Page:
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Photo: Katarina Karlsson
In the lab at Luleå University of Technology, researchers are currently determining chemical activity for Vanadium in the slag. Photo: Katarina Karlsson View original picture , opens in new tab/window

Steel making from hydrogen-reduced iron

Published: 9 October 2020

The focus is on theoretical and experimental studies on how carbon content and vanadium oxide content, affect the speed of a reaction, under different conditions prevailing in an electric steel furnace. The purpose is to clarify the effect of using a low-carbon sponge iron as the primary raw material in steel production.

By extension, the recycling of the battery metal vanadium

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In this work package, the researchers focus on theoretical and experimental studies regarding the appropriate slag composition when melting low-carbon sponge iron in an electric steel furnace, including how the slag's content of vanadium affects the slag's properties.

Can be used for batteries that store electricity

What is unique about LKAB's ores is that they contain some Vanadium, which is bound in the Magnetite, the iron-bearing compound. Vanadium accompanies the pellet and will end up in the slag in the steelmaking process. It is currently not well known how Vanadium affects the slag. Researchers at Luleå University of Technology are therefore investigating how the slag is affected by the Vanadium content. Vanadium is an alloy metal that can also be recycled in the long run, for example in steel production, where it alloys certain types of steel or as a battery metal. In the lab at Luleå University of Technology, researchers are currently determining the chemical activity of Vanadium in the slag, ie the reactivity of Vanadium.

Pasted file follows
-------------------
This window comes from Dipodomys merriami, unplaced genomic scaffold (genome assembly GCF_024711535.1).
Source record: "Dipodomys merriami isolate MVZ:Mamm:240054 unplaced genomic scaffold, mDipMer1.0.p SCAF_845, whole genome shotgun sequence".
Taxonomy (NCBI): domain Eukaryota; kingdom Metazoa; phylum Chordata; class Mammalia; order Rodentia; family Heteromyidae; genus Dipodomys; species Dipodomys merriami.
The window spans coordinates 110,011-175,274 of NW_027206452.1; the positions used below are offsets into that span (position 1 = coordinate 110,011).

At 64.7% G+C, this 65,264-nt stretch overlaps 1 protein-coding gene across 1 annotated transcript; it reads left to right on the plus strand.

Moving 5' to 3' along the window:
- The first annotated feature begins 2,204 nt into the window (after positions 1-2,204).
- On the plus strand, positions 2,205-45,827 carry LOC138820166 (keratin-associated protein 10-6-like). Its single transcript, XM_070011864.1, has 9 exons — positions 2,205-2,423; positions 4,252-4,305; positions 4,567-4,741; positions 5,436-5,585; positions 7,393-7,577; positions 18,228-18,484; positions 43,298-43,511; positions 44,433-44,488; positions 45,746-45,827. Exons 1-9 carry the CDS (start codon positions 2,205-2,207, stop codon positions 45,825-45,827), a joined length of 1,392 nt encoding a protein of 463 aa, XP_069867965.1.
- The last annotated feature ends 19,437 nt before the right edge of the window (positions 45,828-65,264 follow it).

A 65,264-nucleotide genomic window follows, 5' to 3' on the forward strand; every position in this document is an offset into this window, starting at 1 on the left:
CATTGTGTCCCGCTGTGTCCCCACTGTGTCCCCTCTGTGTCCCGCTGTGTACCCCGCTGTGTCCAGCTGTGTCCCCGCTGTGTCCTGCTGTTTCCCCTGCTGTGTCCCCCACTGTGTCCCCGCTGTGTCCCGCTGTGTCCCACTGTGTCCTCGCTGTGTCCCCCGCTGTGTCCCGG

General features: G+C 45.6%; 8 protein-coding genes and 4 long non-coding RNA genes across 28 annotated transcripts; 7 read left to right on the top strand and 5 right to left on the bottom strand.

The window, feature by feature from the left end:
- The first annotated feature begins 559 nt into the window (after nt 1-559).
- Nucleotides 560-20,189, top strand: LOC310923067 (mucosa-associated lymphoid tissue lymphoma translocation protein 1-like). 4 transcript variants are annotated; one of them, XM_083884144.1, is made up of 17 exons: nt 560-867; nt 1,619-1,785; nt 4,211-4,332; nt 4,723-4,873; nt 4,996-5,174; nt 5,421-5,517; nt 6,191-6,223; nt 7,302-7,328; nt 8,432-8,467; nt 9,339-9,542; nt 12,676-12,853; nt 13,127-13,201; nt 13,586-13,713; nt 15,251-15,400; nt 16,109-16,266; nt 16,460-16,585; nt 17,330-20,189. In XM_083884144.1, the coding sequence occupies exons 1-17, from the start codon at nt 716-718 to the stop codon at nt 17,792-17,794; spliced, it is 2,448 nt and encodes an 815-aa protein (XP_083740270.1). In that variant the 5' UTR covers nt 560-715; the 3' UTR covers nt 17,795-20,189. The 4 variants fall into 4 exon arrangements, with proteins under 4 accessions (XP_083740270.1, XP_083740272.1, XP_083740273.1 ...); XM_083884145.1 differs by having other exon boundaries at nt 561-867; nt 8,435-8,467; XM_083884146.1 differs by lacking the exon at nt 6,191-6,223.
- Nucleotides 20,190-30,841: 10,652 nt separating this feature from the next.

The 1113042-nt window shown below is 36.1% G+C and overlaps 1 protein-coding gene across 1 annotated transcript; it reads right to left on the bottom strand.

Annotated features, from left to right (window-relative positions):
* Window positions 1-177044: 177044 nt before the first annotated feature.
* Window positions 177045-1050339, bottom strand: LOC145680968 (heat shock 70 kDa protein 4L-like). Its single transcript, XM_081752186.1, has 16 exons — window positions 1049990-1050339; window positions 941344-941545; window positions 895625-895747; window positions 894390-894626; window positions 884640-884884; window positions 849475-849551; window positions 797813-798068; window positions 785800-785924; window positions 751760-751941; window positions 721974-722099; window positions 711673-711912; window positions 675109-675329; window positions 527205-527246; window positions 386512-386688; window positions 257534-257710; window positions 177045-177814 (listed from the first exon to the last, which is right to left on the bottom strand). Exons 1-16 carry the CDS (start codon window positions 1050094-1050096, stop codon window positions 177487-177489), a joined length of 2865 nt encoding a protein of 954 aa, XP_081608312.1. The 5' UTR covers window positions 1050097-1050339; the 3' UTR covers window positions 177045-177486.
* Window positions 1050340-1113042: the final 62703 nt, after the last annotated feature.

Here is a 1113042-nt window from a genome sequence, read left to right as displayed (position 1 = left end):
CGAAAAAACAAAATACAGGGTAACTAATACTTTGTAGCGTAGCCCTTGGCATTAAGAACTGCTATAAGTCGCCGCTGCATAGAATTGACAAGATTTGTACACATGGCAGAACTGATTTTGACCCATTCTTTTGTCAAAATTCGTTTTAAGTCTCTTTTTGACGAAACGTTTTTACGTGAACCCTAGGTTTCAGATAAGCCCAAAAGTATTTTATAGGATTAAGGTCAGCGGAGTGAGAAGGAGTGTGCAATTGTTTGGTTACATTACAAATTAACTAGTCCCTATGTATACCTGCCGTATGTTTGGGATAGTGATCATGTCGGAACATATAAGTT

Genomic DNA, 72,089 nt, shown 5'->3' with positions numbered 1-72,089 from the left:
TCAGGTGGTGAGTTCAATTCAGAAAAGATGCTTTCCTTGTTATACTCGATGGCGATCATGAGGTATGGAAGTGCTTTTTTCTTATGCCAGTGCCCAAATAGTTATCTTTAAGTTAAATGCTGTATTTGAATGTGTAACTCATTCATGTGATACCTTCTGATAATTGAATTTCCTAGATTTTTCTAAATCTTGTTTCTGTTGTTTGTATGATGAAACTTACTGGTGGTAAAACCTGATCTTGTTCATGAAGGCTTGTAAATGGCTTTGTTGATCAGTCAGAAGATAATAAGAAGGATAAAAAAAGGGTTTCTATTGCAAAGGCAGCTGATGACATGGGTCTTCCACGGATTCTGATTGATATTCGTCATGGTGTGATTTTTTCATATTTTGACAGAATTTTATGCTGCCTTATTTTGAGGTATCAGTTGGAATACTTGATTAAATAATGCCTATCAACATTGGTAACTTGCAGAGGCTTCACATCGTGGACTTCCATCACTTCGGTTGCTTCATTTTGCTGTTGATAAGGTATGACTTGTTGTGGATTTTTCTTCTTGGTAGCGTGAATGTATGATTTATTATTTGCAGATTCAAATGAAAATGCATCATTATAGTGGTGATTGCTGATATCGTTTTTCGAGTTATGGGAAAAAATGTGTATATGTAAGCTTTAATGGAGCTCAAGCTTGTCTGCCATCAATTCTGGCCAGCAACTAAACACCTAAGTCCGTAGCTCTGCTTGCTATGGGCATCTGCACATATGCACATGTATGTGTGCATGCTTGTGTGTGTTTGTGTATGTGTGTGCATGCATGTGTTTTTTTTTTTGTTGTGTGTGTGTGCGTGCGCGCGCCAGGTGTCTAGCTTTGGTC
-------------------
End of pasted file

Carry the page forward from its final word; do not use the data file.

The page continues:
Important piece of the puzzle for the best recycling

Used in a model, this can be a piece of the puzzle in the knowledge of how the slag behaves, even to be able to recycle it best. Then the researchers want to determine the viscosity, how viscous a Vanadium-containing slag is. It must not be too viscous but also not too fluid in order to be able to be optimally discharged from the furnace and separated from the steel, in order to be recycled in a suitable manner.

Bo Björkman

Bo Björkman, Professor

Phone: +46 (0)920 491292
Organisation: Process Metallurgy, Minerals and Metallurgical Engineering, Department of Civil, Environmental and Natural Resources Engineering